I look to the future because that’s where I’m going to spend the rest of my life. George Burns

          Age is a state of mind. If that is true, must we always act our age? I don’t think so!

          “What? Didn’t she just go over this age thing a couple of weeks ago?”

          Yes, I was thrilled to celebrate my 65th birthday earlier this month. I spoke of sharing the birth date with Martin Luther King and shifting my ‘Use by…’ date to 81 years old. But I didn’t talk about how our attitudes about getting older age us. I didn’t talk about those little habits of things we say and do that scoot us into walkers much faster than necessary.

          The Handbook of Religion and Health by Koenig, et al, indicates that people who have a regular religious attendance or practice live, on average, 7 years longer than those who don’t. There are things we can do to make the best use of those extra years.

          I was pleased last fall to attend a workshop at the Center for Spiritual Living . The speaker was Rev. Chris Michaels from the Kansas City Center for Spiritual Living.  Our two Centers are closely aligned and  Rev. Chris visits us often. He sometimes travels with us to foreign countries when our Center organizes spiritual excursions to places like Bali. I have spent some time with him on one of these trips and he is a cool guy. He tells it like he sees it and people listen because he’s right on. He is not even close to being a senior citizen but he isn’t a young pup either.

          A friend and I attended his workshop entitled “Aging as a Spiritual Practice” and found Chris’ perceptions and his take on how our ways of thinking can age us faster than the clock. Chris points out that our spirits are the true essence of who we are, not our bodies. Spirit is ageless, timeless and deathless. Yet we continually remind ourselves and others that we are becoming more limited physically and/or mentally as time goes on. How many times have you said, as I have, “Oh, I forgot that because I’m having a senior moment,” or “I used to be able to do that longer…or faster…or better….”? How often do we buy into a youthful society’s message that says if you’re over 30 you’re not worth very much? We’re the first people to limit ourselves by believing and integrating these attitudes as we get older.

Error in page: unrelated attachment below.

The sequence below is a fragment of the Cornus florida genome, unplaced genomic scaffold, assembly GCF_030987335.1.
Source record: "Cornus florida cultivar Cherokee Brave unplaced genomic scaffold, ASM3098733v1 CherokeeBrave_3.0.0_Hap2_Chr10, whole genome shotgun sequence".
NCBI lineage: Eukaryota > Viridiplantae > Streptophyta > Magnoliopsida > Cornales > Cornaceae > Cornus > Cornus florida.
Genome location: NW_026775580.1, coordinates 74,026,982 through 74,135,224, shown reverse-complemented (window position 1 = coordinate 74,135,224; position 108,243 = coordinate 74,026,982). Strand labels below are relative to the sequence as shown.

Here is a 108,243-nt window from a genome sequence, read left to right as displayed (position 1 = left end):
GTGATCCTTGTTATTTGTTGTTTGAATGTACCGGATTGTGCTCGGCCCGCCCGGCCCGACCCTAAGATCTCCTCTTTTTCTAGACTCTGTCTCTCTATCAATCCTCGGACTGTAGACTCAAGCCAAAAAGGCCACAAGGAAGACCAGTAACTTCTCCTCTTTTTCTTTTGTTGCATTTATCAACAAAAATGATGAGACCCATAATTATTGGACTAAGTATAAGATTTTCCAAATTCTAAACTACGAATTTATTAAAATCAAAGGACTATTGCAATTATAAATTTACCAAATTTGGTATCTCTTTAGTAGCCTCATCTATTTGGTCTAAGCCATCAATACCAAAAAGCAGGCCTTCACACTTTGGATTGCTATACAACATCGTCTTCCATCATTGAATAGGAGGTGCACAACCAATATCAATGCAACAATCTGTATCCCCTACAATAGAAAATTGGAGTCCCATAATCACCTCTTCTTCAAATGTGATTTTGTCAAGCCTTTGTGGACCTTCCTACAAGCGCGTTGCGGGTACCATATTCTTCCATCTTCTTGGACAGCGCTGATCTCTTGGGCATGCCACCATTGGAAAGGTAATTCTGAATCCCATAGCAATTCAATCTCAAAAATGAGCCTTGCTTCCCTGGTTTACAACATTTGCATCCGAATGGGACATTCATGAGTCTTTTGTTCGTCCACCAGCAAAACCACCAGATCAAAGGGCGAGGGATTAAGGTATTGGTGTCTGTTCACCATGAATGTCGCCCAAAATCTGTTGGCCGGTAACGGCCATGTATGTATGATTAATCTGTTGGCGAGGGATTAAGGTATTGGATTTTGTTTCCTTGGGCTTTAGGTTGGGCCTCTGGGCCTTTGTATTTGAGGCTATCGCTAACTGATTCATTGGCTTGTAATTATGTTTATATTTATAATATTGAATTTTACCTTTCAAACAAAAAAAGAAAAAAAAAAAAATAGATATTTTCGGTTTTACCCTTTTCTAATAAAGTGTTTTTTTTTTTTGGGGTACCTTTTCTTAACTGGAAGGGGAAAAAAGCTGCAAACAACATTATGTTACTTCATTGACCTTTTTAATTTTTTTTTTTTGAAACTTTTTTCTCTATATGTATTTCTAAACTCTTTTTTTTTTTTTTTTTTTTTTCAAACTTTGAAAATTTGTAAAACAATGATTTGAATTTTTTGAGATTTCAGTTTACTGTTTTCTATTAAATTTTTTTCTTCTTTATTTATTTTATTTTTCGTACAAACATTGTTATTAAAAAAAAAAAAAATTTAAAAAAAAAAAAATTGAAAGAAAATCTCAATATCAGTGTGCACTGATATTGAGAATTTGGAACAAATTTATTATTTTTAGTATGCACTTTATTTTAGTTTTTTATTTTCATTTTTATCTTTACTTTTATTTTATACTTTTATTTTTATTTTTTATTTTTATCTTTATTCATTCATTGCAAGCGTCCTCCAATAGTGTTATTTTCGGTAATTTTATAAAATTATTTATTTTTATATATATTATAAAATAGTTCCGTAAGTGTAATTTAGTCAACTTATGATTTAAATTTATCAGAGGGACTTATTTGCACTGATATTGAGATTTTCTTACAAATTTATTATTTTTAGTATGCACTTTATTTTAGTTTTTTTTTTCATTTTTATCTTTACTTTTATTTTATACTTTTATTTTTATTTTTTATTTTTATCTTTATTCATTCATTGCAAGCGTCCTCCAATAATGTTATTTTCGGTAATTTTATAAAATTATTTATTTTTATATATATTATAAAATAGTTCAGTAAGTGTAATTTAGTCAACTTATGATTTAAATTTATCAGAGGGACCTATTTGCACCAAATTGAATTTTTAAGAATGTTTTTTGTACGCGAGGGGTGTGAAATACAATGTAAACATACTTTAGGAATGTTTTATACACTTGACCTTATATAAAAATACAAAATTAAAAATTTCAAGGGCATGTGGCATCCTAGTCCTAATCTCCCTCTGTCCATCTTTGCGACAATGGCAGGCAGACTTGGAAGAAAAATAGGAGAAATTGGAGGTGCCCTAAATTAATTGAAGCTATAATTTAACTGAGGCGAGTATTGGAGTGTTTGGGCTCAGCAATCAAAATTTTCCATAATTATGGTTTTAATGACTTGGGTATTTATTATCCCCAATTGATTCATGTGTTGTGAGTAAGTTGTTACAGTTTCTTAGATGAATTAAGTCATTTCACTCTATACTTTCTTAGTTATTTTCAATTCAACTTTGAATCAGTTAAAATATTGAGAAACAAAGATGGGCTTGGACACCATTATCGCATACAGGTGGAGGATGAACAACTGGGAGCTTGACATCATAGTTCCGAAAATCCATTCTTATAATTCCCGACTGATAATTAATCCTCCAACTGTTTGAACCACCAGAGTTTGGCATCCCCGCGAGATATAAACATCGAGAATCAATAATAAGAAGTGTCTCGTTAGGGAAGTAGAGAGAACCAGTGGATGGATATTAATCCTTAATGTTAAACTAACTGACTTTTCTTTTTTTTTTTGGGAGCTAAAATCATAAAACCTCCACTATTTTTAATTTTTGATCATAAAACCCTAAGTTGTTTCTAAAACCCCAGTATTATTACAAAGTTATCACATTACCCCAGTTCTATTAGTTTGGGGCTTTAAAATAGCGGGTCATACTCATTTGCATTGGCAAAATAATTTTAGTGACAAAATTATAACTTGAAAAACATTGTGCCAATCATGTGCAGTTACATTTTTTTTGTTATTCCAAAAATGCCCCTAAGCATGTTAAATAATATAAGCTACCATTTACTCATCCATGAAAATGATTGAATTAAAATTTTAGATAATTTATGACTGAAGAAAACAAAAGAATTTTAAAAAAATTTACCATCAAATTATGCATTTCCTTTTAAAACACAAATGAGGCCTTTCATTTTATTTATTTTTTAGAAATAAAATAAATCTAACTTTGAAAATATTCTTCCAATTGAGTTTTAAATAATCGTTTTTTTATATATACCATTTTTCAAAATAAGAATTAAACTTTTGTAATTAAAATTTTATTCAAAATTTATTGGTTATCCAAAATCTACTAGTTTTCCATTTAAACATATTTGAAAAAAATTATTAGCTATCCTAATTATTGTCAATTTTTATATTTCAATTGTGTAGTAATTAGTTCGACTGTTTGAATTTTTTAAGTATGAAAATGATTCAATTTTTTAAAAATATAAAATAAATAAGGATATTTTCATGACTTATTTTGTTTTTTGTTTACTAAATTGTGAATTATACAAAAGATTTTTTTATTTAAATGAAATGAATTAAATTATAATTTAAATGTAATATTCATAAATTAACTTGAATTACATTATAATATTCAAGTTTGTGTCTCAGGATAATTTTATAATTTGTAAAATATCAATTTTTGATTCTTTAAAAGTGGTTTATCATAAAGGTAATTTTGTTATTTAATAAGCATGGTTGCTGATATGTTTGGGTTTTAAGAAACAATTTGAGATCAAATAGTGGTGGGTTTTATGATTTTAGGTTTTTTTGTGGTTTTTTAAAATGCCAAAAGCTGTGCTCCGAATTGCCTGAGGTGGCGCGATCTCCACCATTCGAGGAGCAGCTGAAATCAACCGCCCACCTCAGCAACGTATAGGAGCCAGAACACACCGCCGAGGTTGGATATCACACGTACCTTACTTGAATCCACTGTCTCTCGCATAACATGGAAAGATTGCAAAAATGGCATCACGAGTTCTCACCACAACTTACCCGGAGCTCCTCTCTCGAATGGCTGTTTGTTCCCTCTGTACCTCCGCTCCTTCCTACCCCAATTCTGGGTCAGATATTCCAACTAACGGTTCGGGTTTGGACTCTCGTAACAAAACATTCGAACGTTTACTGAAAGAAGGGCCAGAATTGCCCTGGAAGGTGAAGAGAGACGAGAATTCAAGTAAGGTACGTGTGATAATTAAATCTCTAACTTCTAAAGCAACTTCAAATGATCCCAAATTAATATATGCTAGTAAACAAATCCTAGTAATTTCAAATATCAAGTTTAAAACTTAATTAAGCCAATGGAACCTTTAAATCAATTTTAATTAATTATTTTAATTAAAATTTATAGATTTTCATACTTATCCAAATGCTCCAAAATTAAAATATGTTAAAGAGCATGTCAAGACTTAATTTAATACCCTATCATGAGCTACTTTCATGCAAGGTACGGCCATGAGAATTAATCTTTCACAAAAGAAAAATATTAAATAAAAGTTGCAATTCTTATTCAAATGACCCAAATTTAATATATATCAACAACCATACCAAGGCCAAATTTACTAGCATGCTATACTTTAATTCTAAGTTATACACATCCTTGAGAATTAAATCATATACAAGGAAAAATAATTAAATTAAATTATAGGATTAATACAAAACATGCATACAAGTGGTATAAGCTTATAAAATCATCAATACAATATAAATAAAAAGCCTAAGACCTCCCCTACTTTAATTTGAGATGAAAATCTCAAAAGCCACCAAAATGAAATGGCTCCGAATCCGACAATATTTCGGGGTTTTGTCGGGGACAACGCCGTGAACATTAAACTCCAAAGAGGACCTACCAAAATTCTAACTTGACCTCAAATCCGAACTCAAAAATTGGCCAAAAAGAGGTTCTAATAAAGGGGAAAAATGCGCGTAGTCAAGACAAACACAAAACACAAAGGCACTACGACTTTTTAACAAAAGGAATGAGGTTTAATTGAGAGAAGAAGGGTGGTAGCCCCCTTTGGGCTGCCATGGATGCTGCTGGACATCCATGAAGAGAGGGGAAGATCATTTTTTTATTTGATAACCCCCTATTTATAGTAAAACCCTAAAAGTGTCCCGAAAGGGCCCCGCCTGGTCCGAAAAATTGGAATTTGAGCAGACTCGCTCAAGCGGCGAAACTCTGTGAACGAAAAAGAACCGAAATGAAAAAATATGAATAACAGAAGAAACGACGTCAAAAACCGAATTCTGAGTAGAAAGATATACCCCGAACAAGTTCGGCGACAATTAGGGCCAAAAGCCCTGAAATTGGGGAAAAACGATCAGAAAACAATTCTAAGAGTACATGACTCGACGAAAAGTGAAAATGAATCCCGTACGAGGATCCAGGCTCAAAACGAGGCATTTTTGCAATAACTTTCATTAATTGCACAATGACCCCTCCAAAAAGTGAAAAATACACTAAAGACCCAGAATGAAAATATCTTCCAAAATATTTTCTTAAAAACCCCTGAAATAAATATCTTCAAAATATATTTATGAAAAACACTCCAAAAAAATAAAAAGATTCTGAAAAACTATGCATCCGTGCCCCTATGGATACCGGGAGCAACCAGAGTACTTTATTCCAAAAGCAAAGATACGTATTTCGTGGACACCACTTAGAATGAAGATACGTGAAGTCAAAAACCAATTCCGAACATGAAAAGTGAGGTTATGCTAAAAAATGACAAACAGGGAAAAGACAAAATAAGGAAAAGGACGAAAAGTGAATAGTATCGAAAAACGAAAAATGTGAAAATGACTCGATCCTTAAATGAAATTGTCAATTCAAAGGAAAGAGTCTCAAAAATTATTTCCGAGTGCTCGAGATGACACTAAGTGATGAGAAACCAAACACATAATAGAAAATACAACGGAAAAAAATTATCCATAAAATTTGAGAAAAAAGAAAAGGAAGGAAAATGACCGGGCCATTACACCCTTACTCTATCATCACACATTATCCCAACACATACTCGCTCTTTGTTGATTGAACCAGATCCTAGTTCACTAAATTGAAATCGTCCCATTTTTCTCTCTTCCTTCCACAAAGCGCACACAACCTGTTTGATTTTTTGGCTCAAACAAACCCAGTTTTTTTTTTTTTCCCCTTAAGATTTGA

Yes, our bodies are flesh that does deteriorate over time, but there’s nothing more limiting than
saying stuff like “Oh, my legs hurt this morning when I got up. It must be arthritis because I’m getting older.” OR it may be because yesterday you were so thrilled it quit raining that you went for a 5 mile walk!

          When a bunch of seniors get together, what’s one of the first things they do? Compare medicines they’re taking, or HMO’s or recent aches and pains. They talk about fun stuff like babysitting grandkids followed quickly by, “Glad I’m not the parent of a youngster. I sure couldn’t do THAT everyday.” I’m certainly guilty of focusing on the impact of an aging body here in this blog. So, what to do?

          Well, in my opinion, a spiritual practice can help in focusing on the more positive aspects of getting older. But it does take a little work. “Oh, no, I have to work???” C’mon people, if you’re retired you can make a little time for yourself. It’s nothing difficult or complicated. And, if you’re not retired, do what you can. Listen to what you say about aging and the habits you’re beginning to form about how getting older is a sink hole.

          Two main ways I find that work for me are (1) meditating and (2) spending time with people who are older than I am. Gee, doesn’t meditating work for everything!!?? It reinforces the ability to focus and stay sharp about what’s really important in life – as opposed to the correct spelling of the anti-reflux medicine you’re taking. The spiritual inquiry of spending time with people older than ourselves is a generous gift. It reinforces to them as our elders that we value their presence and it reminds us what to do or not to do as we age.

          There’s personally another thing I do to age spiritually and that’s a few minutes of online games like Solitaire in the morning with my coffee. Okay, not exactly spiritual, but doing this exposes me to ads aimed at younger people and I like being up on what the younger generation is doing.  Doing online games is also a process that keeps my brain darting about. I make sure the game isn’t so complicated that I never have a chance in heck of winning but not so easy that I know I must be ill if I don’t win every game.

          Lewis Richmond recently reminded us, “Each day and every day for the next twenty years, 10,000 baby boomers will turn 65.” Longevity trends coupled with this fact mean we’ll have a lot of company. Personally, I’d rather listen to an oldster talk about how he met his wife 50 years ago than comparing swollen joints.

          Certainly getting older with illness can be debilitating and difficult to rise above. I will try to deal with that if and when it happens. In the meantime, I will work to accept aging gracefully and not worry about whether I’m acting my age or not.